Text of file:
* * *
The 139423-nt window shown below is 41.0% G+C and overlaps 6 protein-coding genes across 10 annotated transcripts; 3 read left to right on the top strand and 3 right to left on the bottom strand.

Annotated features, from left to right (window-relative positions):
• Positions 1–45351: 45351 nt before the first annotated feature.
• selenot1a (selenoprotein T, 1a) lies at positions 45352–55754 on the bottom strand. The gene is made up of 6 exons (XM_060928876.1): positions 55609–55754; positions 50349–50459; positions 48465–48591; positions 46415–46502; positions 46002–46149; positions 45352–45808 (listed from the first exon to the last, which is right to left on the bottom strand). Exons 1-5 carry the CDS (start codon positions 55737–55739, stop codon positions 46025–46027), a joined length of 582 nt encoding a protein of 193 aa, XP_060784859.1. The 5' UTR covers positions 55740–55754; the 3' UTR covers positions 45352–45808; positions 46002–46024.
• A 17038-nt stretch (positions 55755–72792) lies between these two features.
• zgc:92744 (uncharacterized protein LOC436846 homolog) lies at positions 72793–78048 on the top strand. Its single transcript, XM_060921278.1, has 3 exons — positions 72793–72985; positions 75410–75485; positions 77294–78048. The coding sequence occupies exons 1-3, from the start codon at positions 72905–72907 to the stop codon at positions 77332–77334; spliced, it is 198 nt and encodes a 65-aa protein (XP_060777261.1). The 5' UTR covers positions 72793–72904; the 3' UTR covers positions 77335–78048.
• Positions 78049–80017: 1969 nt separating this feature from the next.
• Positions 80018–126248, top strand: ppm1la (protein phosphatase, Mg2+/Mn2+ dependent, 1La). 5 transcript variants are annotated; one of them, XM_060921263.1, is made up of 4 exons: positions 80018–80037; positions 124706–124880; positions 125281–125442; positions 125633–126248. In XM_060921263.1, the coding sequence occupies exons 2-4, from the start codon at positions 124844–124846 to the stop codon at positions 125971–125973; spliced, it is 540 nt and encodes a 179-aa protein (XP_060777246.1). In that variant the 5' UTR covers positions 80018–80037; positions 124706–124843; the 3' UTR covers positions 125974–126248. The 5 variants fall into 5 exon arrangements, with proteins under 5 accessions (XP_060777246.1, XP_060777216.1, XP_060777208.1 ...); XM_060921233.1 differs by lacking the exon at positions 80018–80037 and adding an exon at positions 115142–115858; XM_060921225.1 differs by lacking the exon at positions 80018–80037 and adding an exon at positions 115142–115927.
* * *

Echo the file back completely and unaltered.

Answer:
The 139423-nt window shown below is 41.0% G+C and overlaps 6 protein-coding genes across 10 annotated transcripts; 3 read left to right on the top strand and 3 right to left on the bottom strand.

Annotated features, from left to right (window-relative positions):
• Positions 1–45351: 45351 nt before the first annotated feature.
• selenot1a (selenoprotein T, 1a) lies at positions 45352–55754 on the bottom strand. The gene is made up of 6 exons (XM_060928876.1): positions 55609–55754; positions 50349–50459; positions 48465–48591; positions 46415–46502; positions 46002–46149; positions 45352–45808 (listed from the first exon to the last, which is right to left on the bottom strand). Exons 1-5 carry the CDS (start codon positions 55737–55739, stop codon positions 46025–46027), a joined length of 582 nt encoding a protein of 193 aa, XP_060784859.1. The 5' UTR covers positions 55740–55754; the 3' UTR covers positions 45352–45808; positions 46002–46024.
• A 17038-nt stretch (positions 55755–72792) lies between these two features.
• zgc:92744 (uncharacterized protein LOC436846 homolog) lies at positions 72793–78048 on the top strand. Its single transcript, XM_060921278.1, has 3 exons — positions 72793–72985; positions 75410–75485; positions 77294–78048. The coding sequence occupies exons 1-3, from the start codon at positions 72905–72907 to the stop codon at positions 77332–77334; spliced, it is 198 nt and encodes a 65-aa protein (XP_060777261.1). The 5' UTR covers positions 72793–72904; the 3' UTR covers positions 77335–78048.
• Positions 78049–80017: 1969 nt separating this feature from the next.
• Positions 80018–126248, top strand: ppm1la (protein phosphatase, Mg2+/Mn2+ dependent, 1La). 5 transcript variants are annotated; one of them, XM_060921263.1, is made up of 4 exons: positions 80018–80037; positions 124706–124880; positions 125281–125442; positions 125633–126248. In XM_060921263.1, the coding sequence occupies exons 2-4, from the start codon at positions 124844–124846 to the stop codon at positions 125971–125973; spliced, it is 540 nt and encodes a 179-aa protein (XP_060777246.1). In that variant the 5' UTR covers positions 80018–80037; positions 124706–124843; the 3' UTR covers positions 125974–126248. The 5 variants fall into 5 exon arrangements, with proteins under 5 accessions (XP_060777246.1, XP_060777216.1, XP_060777208.1 ...); XM_060921233.1 differs by lacking the exon at positions 80018–80037 and adding an exon at positions 115142–115858; XM_060921225.1 differs by lacking the exon at positions 80018–80037 and adding an exon at positions 115142–115927.